Can A Contractor Pour Concrete In The Winter?

Pouring Concrete in Cold Weather

Cold weather concrete may be defined as a span of more than three days in which, under some temperatures, certain particular conditions exist. When the air temperature has fallen to or is expected to fall, below 40°F (5°C) during the protection period. The protection period is defined as the time required to prevent concrete from being affected by exposure to cold weather.

When concrete is treated in cold weather, immediately after being poured, it must be covered from freezing. Concrete must also be able to produce the strength needed for the safe removal of forms while reducing the conditions under which excessive heat must be applied to help concrete develop the strength necessary. The correct curing conditions that prevent cracking and provide the expected serviceability of the structure are other important factors that must be considered.

Tips for Pouring Concrete in Cold Weather

To ensure that concrete can obtain the necessary design strength in cold weather, follow these recommended steps and that you do not have any other problems when setting the concrete.

  • Defining the procedures that will be used, including fabrics, forms, measuring, and other criteria, prior to pouring.
  • Schedule the cold weather safety calculation of the concrete mix and assess it.
  • Keep a well-defined weather record chart including concrete temperature and exterior temperature.
  • Never pour concrete, snow, or ice over frozen fields. To thaw the ground before pouring concrete, use heaters.
  • Determine if special considerations and strength requirements must be met; if so, protect concrete at specific temperatures.
  • When placing concrete in cold weather, if heated enclosures are going to be used, be sure to realize that they must be windproof and waterproof.
  • To stop carbonation, vent outside if combustion heaters are used.
  • The correct amount of air-trained voids that will resist freezing and thawing effects should be given to cold weather concrete.
  • In cold weather, concrete is advised to have a slight slump and a minimum ratio of water to cement to minimize bleeding and decrease setting time.
  • To avoid freezing and maintain the concrete at an optimum curing temperature, use concrete curing blankets.
  • To hold concrete temperatures above 50° degrees Fahrenheit for three to seven days, use insulation blankets or heated enclosures.
  • Do not begin final finishing operations when there is bleeding water.
  • Ask or order 100 lbs for a heated blend. Additional cement for every cubic yard of concrete. This extra cement allows early strength to build.
  • 50 percent of its potential 28-day power can be lost by fresh concrete frozen within the first 24 hours! 
  • Keep the concrete temperature above 40 degrees Fahrenheit for at least four additional days after the insulation covers or insulated enclosures have been used.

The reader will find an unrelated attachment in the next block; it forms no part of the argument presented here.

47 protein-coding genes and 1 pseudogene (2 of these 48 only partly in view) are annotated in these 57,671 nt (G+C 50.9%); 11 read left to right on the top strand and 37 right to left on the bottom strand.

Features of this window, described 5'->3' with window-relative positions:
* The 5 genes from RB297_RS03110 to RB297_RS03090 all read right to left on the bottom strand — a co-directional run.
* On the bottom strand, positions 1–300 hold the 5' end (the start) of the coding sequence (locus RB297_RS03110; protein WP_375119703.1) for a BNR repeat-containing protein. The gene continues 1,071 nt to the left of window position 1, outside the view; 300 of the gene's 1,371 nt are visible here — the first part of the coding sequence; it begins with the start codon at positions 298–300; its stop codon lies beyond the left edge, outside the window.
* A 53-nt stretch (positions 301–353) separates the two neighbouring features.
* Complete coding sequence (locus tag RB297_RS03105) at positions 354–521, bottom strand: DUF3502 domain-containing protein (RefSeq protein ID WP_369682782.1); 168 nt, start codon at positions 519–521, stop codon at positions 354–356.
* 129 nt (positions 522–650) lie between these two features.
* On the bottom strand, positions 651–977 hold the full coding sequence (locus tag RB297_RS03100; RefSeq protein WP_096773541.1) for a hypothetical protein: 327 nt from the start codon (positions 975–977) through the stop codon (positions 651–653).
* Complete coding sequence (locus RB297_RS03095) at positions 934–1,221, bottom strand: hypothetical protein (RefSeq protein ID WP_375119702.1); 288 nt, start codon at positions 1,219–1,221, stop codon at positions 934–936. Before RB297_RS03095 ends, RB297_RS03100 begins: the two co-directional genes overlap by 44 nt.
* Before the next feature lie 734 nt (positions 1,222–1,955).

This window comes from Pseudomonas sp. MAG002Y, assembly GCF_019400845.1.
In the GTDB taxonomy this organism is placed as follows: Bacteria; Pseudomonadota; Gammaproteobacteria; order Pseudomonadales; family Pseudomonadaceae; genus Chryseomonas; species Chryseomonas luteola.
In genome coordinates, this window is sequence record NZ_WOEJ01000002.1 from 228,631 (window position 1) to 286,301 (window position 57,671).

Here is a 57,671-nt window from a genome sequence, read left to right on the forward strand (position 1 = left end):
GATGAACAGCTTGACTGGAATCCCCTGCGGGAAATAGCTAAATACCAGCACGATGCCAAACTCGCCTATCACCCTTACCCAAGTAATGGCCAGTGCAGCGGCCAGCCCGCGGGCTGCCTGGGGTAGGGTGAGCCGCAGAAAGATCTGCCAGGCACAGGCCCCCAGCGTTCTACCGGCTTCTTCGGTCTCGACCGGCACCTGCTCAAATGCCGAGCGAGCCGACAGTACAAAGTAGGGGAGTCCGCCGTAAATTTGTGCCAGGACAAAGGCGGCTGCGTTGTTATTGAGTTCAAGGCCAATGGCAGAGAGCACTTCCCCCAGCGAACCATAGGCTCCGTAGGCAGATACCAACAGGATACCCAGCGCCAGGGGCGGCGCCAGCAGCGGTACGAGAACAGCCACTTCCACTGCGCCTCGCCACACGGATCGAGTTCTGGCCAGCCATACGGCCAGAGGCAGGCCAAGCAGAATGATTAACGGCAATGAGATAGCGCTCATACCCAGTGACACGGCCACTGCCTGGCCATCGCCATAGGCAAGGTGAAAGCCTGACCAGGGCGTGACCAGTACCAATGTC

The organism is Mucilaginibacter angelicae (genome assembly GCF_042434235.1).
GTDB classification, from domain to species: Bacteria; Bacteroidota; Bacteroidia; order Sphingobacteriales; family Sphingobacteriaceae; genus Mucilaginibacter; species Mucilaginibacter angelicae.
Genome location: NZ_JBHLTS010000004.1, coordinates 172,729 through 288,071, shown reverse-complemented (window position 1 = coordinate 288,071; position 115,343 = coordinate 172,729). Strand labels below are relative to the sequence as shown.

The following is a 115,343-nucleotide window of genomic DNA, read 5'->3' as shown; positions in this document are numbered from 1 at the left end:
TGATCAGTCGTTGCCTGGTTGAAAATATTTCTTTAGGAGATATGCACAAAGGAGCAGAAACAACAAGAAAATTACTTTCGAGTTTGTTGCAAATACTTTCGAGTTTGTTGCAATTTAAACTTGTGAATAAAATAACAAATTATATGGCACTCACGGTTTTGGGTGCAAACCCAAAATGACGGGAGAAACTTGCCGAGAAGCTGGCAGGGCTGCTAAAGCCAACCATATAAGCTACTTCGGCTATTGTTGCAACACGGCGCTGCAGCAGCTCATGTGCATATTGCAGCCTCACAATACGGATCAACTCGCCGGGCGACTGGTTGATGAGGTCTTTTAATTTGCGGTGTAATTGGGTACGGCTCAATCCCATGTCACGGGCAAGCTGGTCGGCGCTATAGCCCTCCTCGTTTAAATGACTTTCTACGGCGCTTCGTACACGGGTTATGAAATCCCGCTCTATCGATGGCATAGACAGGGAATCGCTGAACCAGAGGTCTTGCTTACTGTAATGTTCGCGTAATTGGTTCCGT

• Take note!! In 24 hours, the concrete temperature will not drop more than 40° Fahrenheit.
  • If there is no other way, adding a cement bag to the mix will help.
  • Do not seal freshly placed concrete until the bleeding has occurred and the setting process has begun.
  • If the batch plant is too far from the final destination of the concrete, extra measures must be taken to mitigate setting issues. It is advised to position concrete as soon as possible.
  • After the initial batches, hot water heaters might not be able to handle hotter temperatures.

Maintaining Concrete Temperatures During Cold Weather

Under ACI 306, temperatures are defined and mandated for the placement and safety of concrete in cold weather. For the first 48 hours, where concrete strength production is important, the aim of the ACI 306 is to keep concrete warm, over 5 degrees Celsius.

If concrete is put below 5 degrees but is not below freezing point, it can take longer for concrete to develop the necessary strength. Remember that when concrete is too cold or has not achieved the desired strength, removing shaping could weaken concrete strength and could collapse surfaces and concrete. In order to protect concrete, the use of frost blankets and insulated formwork may be important. Insulated types or temporary covers could provide beams, columns, and walls with ample insulation.

Are You Looking for a Concrete Contractor You Can Trust?

Spaulding Concrete has been the SF Bay Area’s top foundation builders for over 30 years.  We’re here to fix your home’s foundation, no matter what problem may exist. We have the specialized equipment, services, and professional experience that you need to make permanent improvements to your building’s foundation. To get you started on the right foot, we would be happy to give you a free quote for the repair of the foundation. 

When you reach out by phone or email we will have one of our foundation experts answer any questions you have and explain how we can restore integrity and structural stability to your home or company building permanently. Successful concrete projects require careful planning and thorough preparation. Spaulding Concrete reviews the site and designs to ensure that the concrete and base structure follows the criteria for the planned use and that the layout and finishes are suitable for the project. The qualified concrete experts at Spaulding Concrete will be on schedule, on budget, and meet or exceed standards by careful planning, professional execution, and strict quality control.

To schedule your free quote, contact us today! We are proud to serve Orinda, Lafayette, Moraga, Pleasant Hill, Concord, Martinez, Pittsburg, Antioch, Brentwood, and the surrounding areas.